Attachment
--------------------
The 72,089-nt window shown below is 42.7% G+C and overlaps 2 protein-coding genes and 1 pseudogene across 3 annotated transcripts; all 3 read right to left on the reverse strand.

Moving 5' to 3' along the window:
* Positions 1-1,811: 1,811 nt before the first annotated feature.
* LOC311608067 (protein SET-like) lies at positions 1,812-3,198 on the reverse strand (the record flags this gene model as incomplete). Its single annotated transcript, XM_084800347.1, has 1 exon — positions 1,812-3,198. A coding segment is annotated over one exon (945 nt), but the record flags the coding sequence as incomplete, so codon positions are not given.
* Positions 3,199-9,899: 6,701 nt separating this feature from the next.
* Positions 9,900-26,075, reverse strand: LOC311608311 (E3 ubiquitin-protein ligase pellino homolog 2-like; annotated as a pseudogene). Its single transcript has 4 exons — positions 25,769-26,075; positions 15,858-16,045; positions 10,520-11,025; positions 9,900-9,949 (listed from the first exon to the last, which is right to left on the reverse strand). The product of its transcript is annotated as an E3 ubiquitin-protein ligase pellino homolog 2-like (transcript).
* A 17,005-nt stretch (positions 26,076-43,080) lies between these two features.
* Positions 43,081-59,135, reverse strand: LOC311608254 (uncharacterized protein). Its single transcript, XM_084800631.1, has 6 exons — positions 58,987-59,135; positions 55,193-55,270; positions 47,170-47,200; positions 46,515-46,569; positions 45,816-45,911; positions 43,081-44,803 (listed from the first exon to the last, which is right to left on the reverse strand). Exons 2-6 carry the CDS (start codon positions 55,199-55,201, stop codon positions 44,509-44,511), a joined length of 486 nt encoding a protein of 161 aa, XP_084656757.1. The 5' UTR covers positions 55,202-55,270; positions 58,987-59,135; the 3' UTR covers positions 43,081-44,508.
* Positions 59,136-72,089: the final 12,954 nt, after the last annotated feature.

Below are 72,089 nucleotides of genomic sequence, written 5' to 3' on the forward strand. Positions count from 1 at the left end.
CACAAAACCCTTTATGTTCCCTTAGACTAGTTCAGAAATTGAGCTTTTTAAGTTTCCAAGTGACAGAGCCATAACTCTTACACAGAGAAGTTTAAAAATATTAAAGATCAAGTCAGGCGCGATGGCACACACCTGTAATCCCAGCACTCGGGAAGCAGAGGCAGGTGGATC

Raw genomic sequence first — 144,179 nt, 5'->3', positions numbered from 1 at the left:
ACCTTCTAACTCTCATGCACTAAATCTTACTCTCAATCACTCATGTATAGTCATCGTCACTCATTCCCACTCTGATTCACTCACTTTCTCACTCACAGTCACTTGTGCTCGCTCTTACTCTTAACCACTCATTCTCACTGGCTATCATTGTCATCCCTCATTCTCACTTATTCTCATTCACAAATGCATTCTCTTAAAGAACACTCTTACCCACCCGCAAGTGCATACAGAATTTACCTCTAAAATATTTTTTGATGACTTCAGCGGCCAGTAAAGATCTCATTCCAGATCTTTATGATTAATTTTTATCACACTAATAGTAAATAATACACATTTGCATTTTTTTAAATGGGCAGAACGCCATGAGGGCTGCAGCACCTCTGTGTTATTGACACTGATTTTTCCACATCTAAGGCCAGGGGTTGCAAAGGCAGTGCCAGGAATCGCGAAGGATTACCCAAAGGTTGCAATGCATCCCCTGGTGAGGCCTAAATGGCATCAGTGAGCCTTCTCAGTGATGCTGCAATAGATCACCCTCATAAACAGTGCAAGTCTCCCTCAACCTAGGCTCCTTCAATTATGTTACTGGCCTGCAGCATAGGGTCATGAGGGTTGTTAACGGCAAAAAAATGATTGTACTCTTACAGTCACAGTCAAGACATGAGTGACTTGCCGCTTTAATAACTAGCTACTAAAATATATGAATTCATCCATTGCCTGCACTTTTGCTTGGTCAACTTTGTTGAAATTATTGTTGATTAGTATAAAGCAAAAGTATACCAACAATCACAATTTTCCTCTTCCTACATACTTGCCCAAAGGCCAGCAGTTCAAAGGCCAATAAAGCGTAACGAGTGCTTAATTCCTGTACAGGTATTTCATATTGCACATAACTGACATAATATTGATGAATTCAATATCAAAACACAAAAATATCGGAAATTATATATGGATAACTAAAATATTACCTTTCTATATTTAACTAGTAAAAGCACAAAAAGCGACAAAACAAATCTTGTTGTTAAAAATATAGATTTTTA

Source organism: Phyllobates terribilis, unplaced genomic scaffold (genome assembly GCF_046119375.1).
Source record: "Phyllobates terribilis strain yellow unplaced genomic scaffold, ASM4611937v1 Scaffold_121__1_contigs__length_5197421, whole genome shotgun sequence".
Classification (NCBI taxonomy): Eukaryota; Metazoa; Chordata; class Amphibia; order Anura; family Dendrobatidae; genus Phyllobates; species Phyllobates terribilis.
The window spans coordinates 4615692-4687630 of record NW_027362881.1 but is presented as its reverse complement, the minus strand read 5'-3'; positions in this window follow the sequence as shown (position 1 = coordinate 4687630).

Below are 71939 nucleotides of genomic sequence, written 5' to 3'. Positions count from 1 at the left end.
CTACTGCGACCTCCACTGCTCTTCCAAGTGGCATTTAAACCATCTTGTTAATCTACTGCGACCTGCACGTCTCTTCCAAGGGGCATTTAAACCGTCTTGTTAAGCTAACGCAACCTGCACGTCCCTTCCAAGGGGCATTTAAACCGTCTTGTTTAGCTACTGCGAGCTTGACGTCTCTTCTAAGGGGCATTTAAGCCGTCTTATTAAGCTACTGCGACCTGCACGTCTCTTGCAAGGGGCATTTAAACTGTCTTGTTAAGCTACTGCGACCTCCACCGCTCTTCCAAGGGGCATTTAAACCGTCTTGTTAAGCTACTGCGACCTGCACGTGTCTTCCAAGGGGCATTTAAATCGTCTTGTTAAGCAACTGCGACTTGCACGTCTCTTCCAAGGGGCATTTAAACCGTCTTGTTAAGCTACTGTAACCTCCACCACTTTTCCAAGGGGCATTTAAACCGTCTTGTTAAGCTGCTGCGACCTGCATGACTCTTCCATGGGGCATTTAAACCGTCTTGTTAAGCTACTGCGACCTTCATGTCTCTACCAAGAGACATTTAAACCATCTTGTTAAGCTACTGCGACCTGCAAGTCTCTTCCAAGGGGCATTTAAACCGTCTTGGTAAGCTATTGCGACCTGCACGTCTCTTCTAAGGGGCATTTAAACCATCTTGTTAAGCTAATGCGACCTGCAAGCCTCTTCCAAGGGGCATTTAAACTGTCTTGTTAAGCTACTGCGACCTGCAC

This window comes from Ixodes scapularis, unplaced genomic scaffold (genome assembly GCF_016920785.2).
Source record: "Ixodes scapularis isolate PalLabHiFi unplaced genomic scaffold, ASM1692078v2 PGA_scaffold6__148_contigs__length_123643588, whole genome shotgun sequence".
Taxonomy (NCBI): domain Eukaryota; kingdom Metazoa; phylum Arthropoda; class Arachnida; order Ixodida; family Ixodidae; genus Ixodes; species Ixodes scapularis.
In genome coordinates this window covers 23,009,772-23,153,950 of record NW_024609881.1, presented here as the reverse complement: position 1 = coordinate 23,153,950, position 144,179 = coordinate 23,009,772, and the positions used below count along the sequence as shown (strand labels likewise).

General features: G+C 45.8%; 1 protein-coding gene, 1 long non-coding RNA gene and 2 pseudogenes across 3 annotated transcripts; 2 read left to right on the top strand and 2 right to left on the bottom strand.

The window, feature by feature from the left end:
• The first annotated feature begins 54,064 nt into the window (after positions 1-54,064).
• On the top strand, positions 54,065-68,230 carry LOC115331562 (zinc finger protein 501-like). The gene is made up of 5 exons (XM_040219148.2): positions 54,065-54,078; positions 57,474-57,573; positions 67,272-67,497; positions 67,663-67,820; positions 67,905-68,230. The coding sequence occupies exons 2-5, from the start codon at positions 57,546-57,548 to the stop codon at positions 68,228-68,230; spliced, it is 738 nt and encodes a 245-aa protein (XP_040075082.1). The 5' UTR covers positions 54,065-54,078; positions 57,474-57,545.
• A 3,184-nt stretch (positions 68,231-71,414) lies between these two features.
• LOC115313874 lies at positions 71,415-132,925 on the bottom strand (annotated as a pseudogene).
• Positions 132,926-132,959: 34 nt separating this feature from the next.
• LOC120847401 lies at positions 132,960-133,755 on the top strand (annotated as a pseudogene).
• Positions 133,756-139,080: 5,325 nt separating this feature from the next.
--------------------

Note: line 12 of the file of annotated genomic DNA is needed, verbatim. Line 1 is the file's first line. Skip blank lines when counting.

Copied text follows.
Raw genomic sequence first — 144,179 nt, 5'->3', positions numbered from 1 at the left: